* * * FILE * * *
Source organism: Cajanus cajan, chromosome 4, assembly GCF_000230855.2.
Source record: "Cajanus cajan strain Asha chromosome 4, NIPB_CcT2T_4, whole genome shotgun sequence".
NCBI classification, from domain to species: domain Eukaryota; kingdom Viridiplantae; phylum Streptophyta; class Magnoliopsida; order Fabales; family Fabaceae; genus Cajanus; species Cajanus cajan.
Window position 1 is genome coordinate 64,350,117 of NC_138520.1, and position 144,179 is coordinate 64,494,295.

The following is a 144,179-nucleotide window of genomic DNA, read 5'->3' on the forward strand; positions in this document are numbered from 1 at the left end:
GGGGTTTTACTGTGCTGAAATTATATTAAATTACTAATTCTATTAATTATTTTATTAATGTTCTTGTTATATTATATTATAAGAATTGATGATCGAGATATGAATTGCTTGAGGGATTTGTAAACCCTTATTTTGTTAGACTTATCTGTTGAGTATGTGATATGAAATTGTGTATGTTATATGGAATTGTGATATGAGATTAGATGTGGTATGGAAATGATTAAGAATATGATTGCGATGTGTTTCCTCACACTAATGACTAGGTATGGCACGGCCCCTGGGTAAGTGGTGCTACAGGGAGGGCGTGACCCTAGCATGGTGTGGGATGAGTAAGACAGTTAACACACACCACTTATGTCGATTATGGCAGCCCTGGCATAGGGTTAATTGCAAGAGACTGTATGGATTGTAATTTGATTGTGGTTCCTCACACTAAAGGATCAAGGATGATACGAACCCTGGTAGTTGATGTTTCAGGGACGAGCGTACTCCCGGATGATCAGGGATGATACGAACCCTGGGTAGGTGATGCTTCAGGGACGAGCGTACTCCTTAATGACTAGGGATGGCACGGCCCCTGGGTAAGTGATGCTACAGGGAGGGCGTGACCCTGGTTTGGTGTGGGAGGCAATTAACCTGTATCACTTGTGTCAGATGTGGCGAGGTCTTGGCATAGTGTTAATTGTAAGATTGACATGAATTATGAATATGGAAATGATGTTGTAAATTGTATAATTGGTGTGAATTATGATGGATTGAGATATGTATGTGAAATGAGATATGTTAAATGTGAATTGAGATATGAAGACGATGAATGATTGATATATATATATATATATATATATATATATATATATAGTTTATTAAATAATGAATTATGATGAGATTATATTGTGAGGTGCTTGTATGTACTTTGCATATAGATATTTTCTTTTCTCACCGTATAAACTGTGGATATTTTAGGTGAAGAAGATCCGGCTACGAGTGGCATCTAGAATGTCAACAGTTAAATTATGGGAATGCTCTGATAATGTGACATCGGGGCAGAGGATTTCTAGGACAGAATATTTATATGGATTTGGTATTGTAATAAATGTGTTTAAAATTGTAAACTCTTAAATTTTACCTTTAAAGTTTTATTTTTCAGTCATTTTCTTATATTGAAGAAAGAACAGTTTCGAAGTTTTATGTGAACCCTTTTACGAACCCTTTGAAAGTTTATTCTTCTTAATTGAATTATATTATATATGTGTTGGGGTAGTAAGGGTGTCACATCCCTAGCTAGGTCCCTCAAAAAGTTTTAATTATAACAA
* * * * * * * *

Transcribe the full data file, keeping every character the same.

Source organism: Cajanus cajan, chromosome 4, assembly GCF_000230855.2.
Source record: "Cajanus cajan strain Asha chromosome 4, NIPB_CcT2T_4, whole genome shotgun sequence".
NCBI classification, from domain to species: domain Eukaryota; kingdom Viridiplantae; phylum Streptophyta; class Magnoliopsida; order Fabales; family Fabaceae; genus Cajanus; species Cajanus cajan.
Window position 1 is genome coordinate 64,350,117 of NC_138520.1, and position 144,179 is coordinate 64,494,295.

The following is a 144,179-nucleotide window of genomic DNA, read 5'->3' on the forward strand; positions in this document are numbered from 1 at the left end:
GGGGTTTTACTGTGCTGAAATTATATTAAATTACTAATTCTATTAATTATTTTATTAATGTTCTTGTTATATTATATTATAAGAATTGATGATCGAGATATGAATTGCTTGAGGGATTTGTAAACCCTTATTTTGTTAGACTTATCTGTTGAGTATGTGATATGAAATTGTGTATGTTATATGGAATTGTGATATGAGATTAGATGTGGTATGGAAATGATTAAGAATATGATTGCGATGTGTTTCCTCACACTAATGACTAGGTATGGCACGGCCCCTGGGTAAGTGGTGCTACAGGGAGGGCGTGACCCTAGCATGGTGTGGGATGAGTAAGACAGTTAACACACACCACTTATGTCGATTATGGCAGCCCTGGCATAGGGTTAATTGCAAGAGACTGTATGGATTGTAATTTGATTGTGGTTCCTCACACTAAAGGATCAAGGATGATACGAACCCTGGTAGTTGATGTTTCAGGGACGAGCGTACTCCCGGATGATCAGGGATGATACGAACCCTGGGTAGGTGATGCTTCAGGGACGAGCGTACTCCTTAATGACTAGGGATGGCACGGCCCCTGGGTAAGTGATGCTACAGGGAGGGCGTGACCCTGGTTTGGTGTGGGAGGCAATTAACCTGTATCACTTGTGTCAGATGTGGCGAGGTCTTGGCATAGTGTTAATTGTAAGATTGACATGAATTATGAATATGGAAATGATGTTGTAAATTGTATAATTGGTGTGAATTATGATGGATTGAGATATGTATGTGAAATGAGATATGTTAAATGTGAATTGAGATATGAAGACGATGAATGATTGATATATATATATATATATATATATATATATATATATAGTTTATTAAATAATGAATTATGATGAGATTATATTGTGAGGTGCTTGTATGTACTTTGCATATAGATATTTTCTTTTCTCACCGTATAAACTGTGGATATTTTAGGTGAAGAAGATCCGGCTACGAGTGGCATCTAGAATGTCAACAGTTAAATTATGGGAATGCTCTGATAATGTGACATCGGGGCAGAGGATTTCTAGGACAGAATATTTATATGGATTTGGTATTGTAATAAATGTGTTTAAAATTGTAAACTCTTAAATTTTACCTTTAAAGTTTTATTTTTCAGTCATTTTCTTATATTGAAGAAAGAACAGTTTCGAAGTTTTATGTGAACCCTTTTACGAACCCTTTGAAAGTTTATTCTTCTTAATTGAATTATATTATATATGTGTTGGGGTAGTAAGGGTGTCACATCCCTAGCTAGGTCCCTCAAAAAGTTTTAATTATAACAA